Hispanic Society of America

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Hispanic Society of America
Hispanic Society museum building on Audubon Terrace
Hispanic Society of America is located in Manhattan
Hispanic Society of America
Location of the Hispanic Society in New York City
Hispanic Society of America is located in New York
Hispanic Society of America
Hispanic Society of America (New York)
Hispanic Society of America is located in the US
Hispanic Society of America
Hispanic Society of America (the US)
Established May 18, 1904; 114 years ago (1904-05-18)
Location New York City
Coordinates 40°50′01″N 73°56′47″W / 40.833521°N 73.946514°W / 40.833521; -73.946514
Type Art museum
Research library
Collection size 6,800 paintings
1,000 sculptures
175,000 photographs
250,000 books
Visitors 20,000
Director Mitchell Codding
Public transit access Subways: "1" train at 157th Street
Buses: Bx6, Bx6 SBS, M4, M5, M100
Website www.hispanicsociety.org
The Hispanic Society's 1930 north building (left) and sculptures

The Hispanic Society of America is a museum and reference library for the study of the arts and cultures of Spain and Portugal and their former colonies in Latin America, the Philippines and Portuguese India. (Despite the name and the founder's intention, it has never functioned as a learned association.) Founded in 1904 by Archer M. Huntington, the institution remains at its original location in a 1908 Beaux Arts building on Audubon Terrace (at 155th Street and Broadway) in the lower Washington Heights neighborhood of New York City in the United States.[1] A second building, on the north side of the terrace, was added in 1930. Exterior sculpture in front of that building includes work by Anna Hyatt Huntington and nine major reliefs by the Swiss-American sculptor Berthold Nebel, a commission that took ten years to complete. The Hispanic Society complex was designated a National Historic Landmark in 2012.


The museum contains more than 18,000 works in every medium, ranging from prehistoric times to the 20th century. There are important paintings by Diego Velázquez, Francisco de Goya, El Greco, and Joaquín Sorolla y Bastida, among others, as well as sculpture and architectural elements, furniture and metalwork, ceramics and textiles.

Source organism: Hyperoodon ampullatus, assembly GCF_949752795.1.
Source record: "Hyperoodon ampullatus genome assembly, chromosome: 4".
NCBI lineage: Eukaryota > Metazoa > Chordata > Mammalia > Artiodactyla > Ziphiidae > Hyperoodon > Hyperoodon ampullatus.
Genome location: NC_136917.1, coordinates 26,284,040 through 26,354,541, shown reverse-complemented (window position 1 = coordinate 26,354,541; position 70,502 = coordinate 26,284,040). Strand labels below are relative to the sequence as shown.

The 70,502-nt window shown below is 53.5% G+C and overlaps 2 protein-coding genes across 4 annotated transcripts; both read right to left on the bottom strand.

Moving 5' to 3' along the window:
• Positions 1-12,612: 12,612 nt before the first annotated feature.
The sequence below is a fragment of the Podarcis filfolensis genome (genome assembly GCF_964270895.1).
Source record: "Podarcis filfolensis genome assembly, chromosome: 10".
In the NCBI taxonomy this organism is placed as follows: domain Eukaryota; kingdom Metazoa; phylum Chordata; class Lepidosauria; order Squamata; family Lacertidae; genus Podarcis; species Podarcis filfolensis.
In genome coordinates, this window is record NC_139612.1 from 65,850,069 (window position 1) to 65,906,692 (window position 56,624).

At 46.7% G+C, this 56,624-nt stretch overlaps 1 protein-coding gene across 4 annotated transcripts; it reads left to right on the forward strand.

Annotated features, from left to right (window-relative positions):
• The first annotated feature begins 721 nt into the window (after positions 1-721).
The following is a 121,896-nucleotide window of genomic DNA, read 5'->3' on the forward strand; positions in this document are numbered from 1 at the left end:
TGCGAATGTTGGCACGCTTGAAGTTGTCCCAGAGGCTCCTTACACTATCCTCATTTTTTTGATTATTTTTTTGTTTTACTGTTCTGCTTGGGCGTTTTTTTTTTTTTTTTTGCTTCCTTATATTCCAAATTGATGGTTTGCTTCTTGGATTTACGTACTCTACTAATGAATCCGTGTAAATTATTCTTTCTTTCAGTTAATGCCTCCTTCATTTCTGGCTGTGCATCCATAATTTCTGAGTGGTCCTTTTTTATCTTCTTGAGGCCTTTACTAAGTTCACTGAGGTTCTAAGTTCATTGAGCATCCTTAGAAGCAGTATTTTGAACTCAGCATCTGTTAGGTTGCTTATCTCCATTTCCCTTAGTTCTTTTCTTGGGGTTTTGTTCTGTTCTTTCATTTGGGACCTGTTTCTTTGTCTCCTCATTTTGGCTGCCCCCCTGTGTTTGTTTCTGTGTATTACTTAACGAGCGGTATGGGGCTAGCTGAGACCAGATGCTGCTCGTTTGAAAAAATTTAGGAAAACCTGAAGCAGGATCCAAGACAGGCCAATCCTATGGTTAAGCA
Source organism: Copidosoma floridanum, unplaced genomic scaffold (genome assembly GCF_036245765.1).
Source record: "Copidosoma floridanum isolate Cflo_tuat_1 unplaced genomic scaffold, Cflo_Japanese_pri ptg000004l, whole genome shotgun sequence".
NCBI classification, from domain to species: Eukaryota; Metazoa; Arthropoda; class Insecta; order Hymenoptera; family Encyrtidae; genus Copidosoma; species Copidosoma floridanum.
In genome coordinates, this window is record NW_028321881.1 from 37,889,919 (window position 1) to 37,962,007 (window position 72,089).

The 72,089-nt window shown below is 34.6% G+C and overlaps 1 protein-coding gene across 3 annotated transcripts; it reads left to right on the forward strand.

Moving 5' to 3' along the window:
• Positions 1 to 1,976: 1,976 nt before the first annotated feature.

A major component of this museum is the Sorolla Room which was reinstalled in 2010. It displays The Provinces of Spain, 14 massive paintings commissioned by Archer Huntington that Sorolla created from 1911 to 1919. These magnificent paintings, totaling over 200 linear feet (61 m), ring the large room and depict scenes from each of the provinces of Spain.

The library contains over 250,000 books, 200,000 documents, 175,000 photographs, and 15,000 prints. The rare books library maintains 15,000 books printed before 1700, including a first edition of Don Quijote. It also holds the manuscript Black Book of Hours Horae Beatae Virginis Mariae ad usum Romanum (circa 1458), one of only a handful of such works, and the enormous Map of the World (1526) by Juan Vespucci.


In April 2015 the society announced the appointment of Philippe de Montebello to chair the society's Board of Overseers and spearhead a major effort to roughly double the museum's size by renovating the vacant Beaux Arts former building of the Museum of the American Indian, adjacent to the society's original museum building.[2] Beginning January 1, 2017, the museum is closed for extensive renovations until the fall of 2019, although the library is open on a limited basis by appointment only. The $15 million project will replace the building's roof and lighting.[3]

While the museum is closed, many of its works will be lent to other institutions. About 200 of the society's most important works were displayed from April through September 2017 at the Museo del Prado in Madrid.[4]

Although admission to the museum has always been free in accordance with Archer Huntington's trust, due to financial difficulties the society went to court in 2016 in order to be allowed to charge an admission fee to temporary exhibitions to be held in the museum's new facility, while keeping the main hall free.[5]

See also


  1. ^ Lee, Felicia R. (November 11, 2011). "An Outpost for Old Spain in the Heights". The New York Times. Retrieved 21 April 2013. The Hispanic Society of America is perhaps New York’s most misunderstood institution.
  2. ^ Catton, Pia (20 April 2015). "New Chairman Hopes to Boost Profile of Often-Overlooked Museum". Wall Street Journal. Retrieved 23 April 2015.
  3. ^ Hispanic Society of America to Close on New Year's Day for More Than 2 Years, ny1.com, December 30, 2016, accessed March 2, 2017
  4. ^ Museo del Prado News, accessed March 2, 2017
  5. ^ Hispanic Society is so broke its asking to charge visitors, New York Post, August 6, 2016, accessed March 2, 2017

Further reading

  • List of Printed Books in the Library of the Hispanic Society of America. 1910 – via HathiTrust. (20 volumes, arranged alphabetically by author)
  • Clara Louisa Penney, ed. (1929). List of Books Printed Before 1601 in the Library of the Hispanic Society of America – via HathiTrust. (fulltext)

External links

  • Official website
  • A Collection in Context: The Hispanic Society of America by the Media Center for Art History, Columbia University (includes a virtual tour of the museum)

Coordinates: 40°50′01″N 73°56′47″W / 40.833521°N 73.946514°W / 40.833521; -73.946514

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